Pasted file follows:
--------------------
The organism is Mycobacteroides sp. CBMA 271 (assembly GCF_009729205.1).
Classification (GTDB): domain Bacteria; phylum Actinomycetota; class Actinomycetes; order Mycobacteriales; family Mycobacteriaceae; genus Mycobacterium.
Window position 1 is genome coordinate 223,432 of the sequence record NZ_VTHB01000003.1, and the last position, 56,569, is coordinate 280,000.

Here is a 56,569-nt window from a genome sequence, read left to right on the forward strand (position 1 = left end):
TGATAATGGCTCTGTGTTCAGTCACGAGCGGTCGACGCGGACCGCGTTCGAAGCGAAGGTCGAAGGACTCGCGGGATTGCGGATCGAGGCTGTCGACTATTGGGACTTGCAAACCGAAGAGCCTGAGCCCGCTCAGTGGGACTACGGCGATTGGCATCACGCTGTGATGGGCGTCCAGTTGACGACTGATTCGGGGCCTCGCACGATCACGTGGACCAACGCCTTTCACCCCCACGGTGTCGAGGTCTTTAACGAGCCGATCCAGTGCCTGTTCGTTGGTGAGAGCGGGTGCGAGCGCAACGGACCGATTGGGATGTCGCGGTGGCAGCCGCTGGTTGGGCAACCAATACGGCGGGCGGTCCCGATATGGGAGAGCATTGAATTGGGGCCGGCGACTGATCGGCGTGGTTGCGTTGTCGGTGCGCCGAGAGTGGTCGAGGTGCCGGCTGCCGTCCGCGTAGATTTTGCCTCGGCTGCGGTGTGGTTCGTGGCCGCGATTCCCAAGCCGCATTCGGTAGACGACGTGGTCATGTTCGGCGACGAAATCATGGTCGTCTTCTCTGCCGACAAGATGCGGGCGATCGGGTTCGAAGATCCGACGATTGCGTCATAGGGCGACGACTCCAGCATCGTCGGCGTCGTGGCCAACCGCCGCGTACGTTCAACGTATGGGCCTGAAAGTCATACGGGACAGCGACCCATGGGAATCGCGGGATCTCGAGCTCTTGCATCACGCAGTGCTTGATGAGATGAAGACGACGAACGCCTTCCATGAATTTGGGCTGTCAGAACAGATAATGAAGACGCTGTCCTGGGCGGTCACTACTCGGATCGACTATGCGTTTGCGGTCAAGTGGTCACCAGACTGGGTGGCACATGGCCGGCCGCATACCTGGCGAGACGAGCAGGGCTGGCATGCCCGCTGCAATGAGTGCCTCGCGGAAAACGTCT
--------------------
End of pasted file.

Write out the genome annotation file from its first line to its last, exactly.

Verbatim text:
The organism is Mycobacteroides sp. CBMA 271 (assembly GCF_009729205.1).
Classification (GTDB): domain Bacteria; phylum Actinomycetota; class Actinomycetes; order Mycobacteriales; family Mycobacteriaceae; genus Mycobacterium.
Window position 1 is genome coordinate 223,432 of the sequence record NZ_VTHB01000003.1, and the last position, 56,569, is coordinate 280,000.

Here is a 56,569-nt window from a genome sequence, read left to right on the forward strand (position 1 = left end):
TGATAATGGCTCTGTGTTCAGTCACGAGCGGTCGACGCGGACCGCGTTCGAAGCGAAGGTCGAAGGACTCGCGGGATTGCGGATCGAGGCTGTCGACTATTGGGACTTGCAAACCGAAGAGCCTGAGCCCGCTCAGTGGGACTACGGCGATTGGCATCACGCTGTGATGGGCGTCCAGTTGACGACTGATTCGGGGCCTCGCACGATCACGTGGACCAACGCCTTTCACCCCCACGGTGTCGAGGTCTTTAACGAGCCGATCCAGTGCCTGTTCGTTGGTGAGAGCGGGTGCGAGCGCAACGGACCGATTGGGATGTCGCGGTGGCAGCCGCTGGTTGGGCAACCAATACGGCGGGCGGTCCCGATATGGGAGAGCATTGAATTGGGGCCGGCGACTGATCGGCGTGGTTGCGTTGTCGGTGCGCCGAGAGTGGTCGAGGTGCCGGCTGCCGTCCGCGTAGATTTTGCCTCGGCTGCGGTGTGGTTCGTGGCCGCGATTCCCAAGCCGCATTCGGTAGACGACGTGGTCATGTTCGGCGACGAAATCATGGTCGTCTTCTCTGCCGACAAGATGCGGGCGATCGGGTTCGAAGATCCGACGATTGCGTCATAGGGCGACGACTCCAGCATCGTCGGCGTCGTGGCCAACCGCCGCGTACGTTCAACGTATGGGCCTGAAAGTCATACGGGACAGCGACCCATGGGAATCGCGGGATCTCGAGCTCTTGCATCACGCAGTGCTTGATGAGATGAAGACGACGAACGCCTTCCATGAATTTGGGCTGTCAGAACAGATAATGAAGACGCTGTCCTGGGCGGTCACTACTCGGATCGACTATGCGTTTGCGGTCAAGTGGTCACCAGACTGGGTGGCACATGGCCGGCCGCATACCTGGCGAGACGAGCAGGGCTGGCATGCCCGCTGCAATGAGTGCCTCGCGGAAAACGTCT